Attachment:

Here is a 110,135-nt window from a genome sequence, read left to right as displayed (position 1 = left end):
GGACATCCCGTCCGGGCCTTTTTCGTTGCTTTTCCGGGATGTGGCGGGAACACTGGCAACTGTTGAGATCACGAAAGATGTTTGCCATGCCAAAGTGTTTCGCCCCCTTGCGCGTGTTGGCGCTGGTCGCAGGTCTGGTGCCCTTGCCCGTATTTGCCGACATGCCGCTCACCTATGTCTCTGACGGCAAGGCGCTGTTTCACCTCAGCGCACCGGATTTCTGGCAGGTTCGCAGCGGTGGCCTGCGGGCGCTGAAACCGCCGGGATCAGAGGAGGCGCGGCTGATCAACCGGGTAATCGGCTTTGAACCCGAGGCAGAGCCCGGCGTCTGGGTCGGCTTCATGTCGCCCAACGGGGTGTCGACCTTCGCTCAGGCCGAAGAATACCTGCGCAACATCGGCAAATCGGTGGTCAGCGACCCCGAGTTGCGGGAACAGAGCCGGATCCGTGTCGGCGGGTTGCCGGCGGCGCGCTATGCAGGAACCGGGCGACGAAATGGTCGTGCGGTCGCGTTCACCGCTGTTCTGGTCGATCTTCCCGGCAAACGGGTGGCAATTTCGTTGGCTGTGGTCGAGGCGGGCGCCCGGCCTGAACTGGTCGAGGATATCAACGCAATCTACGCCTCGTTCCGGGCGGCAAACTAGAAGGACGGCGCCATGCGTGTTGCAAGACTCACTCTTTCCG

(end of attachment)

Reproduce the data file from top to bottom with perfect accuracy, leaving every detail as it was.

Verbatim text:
Here is a 110,135-nt window from a genome sequence, read left to right as displayed (position 1 = left end):
GGACATCCCGTCCGGGCCTTTTTCGTTGCTTTTCCGGGATGTGGCGGGAACACTGGCAACTGTTGAGATCACGAAAGATGTTTGCCATGCCAAAGTGTTTCGCCCCCTTGCGCGTGTTGGCGCTGGTCGCAGGTCTGGTGCCCTTGCCCGTATTTGCCGACATGCCGCTCACCTATGTCTCTGACGGCAAGGCGCTGTTTCACCTCAGCGCACCGGATTTCTGGCAGGTTCGCAGCGGTGGCCTGCGGGCGCTGAAACCGCCGGGATCAGAGGAGGCGCGGCTGATCAACCGGGTAATCGGCTTTGAACCCGAGGCAGAGCCCGGCGTCTGGGTCGGCTTCATGTCGCCCAACGGGGTGTCGACCTTCGCTCAGGCCGAAGAATACCTGCGCAACATCGGCAAATCGGTGGTCAGCGACCCCGAGTTGCGGGAACAGAGCCGGATCCGTGTCGGCGGGTTGCCGGCGGCGCGCTATGCAGGAACCGGGCGACGAAATGGTCGTGCGGTCGCGTTCACCGCTGTTCTGGTCGATCTTCCCGGCAAACGGGTGGCAATTTCGTTGGCTGTGGTCGAGGCGGGCGCCCGGCCTGAACTGGTCGAGGATATCAACGCAATCTACGCCTCGTTCCGGGCGGCAAACTAGAAGGACGGCGCCATGCGTGTTGCAAGACTCACTCTTTCCG